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5 December 2013 11:26 am ,
Vol. 342 ,
Dyslexia, a learning disability that hinders reading, hasn't been associated with deficits in vision, hearing, or...
Exotic, elusive, and dangerous, snakes have fascinated humankind for millennia. They can be hard to find, yet their...
Researchers have sequenced and analyzed the first two snake genomes, which represent two evolutionary extremes. The...
Snake venoms are remarkably complex mixtures that can stun or kill prey within minutes. But more and more researchers...
At age 30, Dutch biologist Freek Vonk has built up a respectable career as a snake scientist. But in his home country,...
Since arriving on the island of Guam in the 1940s, the brown tree snake ( Boiga irregularis ) has extirpated native...
An animal rights group known as the Nonhuman Rights Project filed lawsuits in three New York courts this week in an...
Researchers have been hot on the trail of the elusive Denisovans, a type of ancient human known only by their DNA and...
- 5 December 2013 11:26 am , Vol. 342 , #6163
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Earlier Arrival for Earliest Americans
23 December 1997 7:00 pm
Asian people first flocked to North America in a single wave as long as 40,000 years ago, some 10,000 years earlier than previously thought, according to a new study. The findings, reported in this month's American Journal of Human Genetics, may help reconcile a conflict between geneticists--who insist that Native Americans descended from a single wave of immigrants--and archaeologists, who avow that the New World, with its early cultural diversity, must have been settled in multiple waves.
Geneticists study human evolution using mitochondria, subcellular power plants with their own set of DNA. Unlike DNA in the nucleus, mitochondrial DNA is passed directly from mother to child, so variations in the genetic sequence accumulate over the years as mutations--not from mixing with the father's DNA. The pattern of mutations in mitochondrial DNA is often used to estimate how long ago separate populations diverged and roughly what racial group that individual belonged to. All Native American groups share four typical mutation patterns resembling those seen in some modern Asians, suggesting that a single group of Asians gave rise to all Native Americans, says Smithsonian molecular anthropologist Connie Kolman. Past estimates, which relied on comparing characteristic patterns in short snippets of mitochondrial DNA, suggest that the migration occurred 20,000 to 30,000 years ago. But the pattern comparison method, says Sandro Bonatto of the Universidade Federal do Rio Grande do Sul in Brazil, can underestimate the true amount of mitochondrial variation, because it doesn't actually decode the DNA in the snippets.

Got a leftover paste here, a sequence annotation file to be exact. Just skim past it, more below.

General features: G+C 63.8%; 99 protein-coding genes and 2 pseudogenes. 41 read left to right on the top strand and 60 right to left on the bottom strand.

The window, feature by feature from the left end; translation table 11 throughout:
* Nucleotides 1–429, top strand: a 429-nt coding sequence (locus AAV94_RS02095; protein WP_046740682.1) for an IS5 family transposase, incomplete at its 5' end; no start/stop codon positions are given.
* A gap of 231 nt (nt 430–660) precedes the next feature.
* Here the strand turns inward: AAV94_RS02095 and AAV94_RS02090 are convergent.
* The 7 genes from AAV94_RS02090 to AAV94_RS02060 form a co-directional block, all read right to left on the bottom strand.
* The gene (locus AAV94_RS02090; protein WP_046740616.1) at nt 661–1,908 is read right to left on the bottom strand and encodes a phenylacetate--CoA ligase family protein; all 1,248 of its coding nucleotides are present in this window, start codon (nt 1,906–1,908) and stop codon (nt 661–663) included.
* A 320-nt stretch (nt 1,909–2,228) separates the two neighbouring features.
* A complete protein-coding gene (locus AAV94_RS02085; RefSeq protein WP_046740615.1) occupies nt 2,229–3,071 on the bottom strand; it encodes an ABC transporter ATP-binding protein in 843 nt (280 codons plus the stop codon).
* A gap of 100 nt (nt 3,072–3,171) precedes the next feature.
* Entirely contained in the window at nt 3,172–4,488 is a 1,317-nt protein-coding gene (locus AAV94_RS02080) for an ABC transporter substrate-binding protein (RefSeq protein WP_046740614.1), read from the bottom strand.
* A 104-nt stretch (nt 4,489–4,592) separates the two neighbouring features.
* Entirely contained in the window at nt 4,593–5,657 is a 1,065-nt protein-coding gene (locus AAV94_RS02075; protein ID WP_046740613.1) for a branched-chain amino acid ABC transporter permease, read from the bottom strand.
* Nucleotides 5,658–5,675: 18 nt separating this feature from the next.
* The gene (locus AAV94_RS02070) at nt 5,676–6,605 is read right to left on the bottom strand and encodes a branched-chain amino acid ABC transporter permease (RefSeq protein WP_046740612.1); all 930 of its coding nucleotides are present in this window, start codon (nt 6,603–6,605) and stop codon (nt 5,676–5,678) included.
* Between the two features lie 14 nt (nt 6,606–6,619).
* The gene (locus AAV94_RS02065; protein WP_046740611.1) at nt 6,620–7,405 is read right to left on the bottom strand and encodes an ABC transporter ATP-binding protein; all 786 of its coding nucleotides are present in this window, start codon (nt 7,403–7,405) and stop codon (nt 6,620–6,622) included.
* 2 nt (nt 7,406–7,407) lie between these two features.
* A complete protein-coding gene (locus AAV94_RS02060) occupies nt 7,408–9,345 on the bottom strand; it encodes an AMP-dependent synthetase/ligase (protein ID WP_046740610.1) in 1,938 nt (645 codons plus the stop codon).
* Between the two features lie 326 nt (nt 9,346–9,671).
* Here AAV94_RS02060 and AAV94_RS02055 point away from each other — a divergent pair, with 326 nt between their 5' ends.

So Bonatto and his colleague Francisco Salzano decided to carry out the more painstaking task of decoding mitochondrial DNA sequences of more than 700 individuals from 20 Native American groups and tallying up all the variations. They then used computer simulations to compare the sequences and determine how they are distributed among populations. Their statistical analyses suggest that modern Native Americans share a single group of ancestors who lived in North America at least 25,000 years ago--and more likely between 30,000 to 40,000 years ago.
This estimate is "the best analysis to date" on the peopling of America, says geneticist Andrew Merriwether of the University of Michigan, Ann Arbor. But it's possible that genetic variation among Native Americans arose well before their Asian ancestors crossed the Bering land bridge that connected what is now Alaska and northeastern Russia thousands of years ago. "The timing of mutations must be earlier than the separation of populations," says Stanford geneticist Luca Cavalli-Sforza. "But it is difficult to say how much earlier."
Still, not all archaeologists are convinced. Fred West, an archaeologist with the Peabody Essex Museum in Salem, Massachusetts, points out that numerous linguistic and archaeological studies reveal several distinct Native American cultures dating back at least 10,000 years, suggesting multiple waves of settlement. But Merriwether counters that if the earliest Americans did in fact come over in a single wave 40,000 years ago, distinct Native American groups would have had time to develop.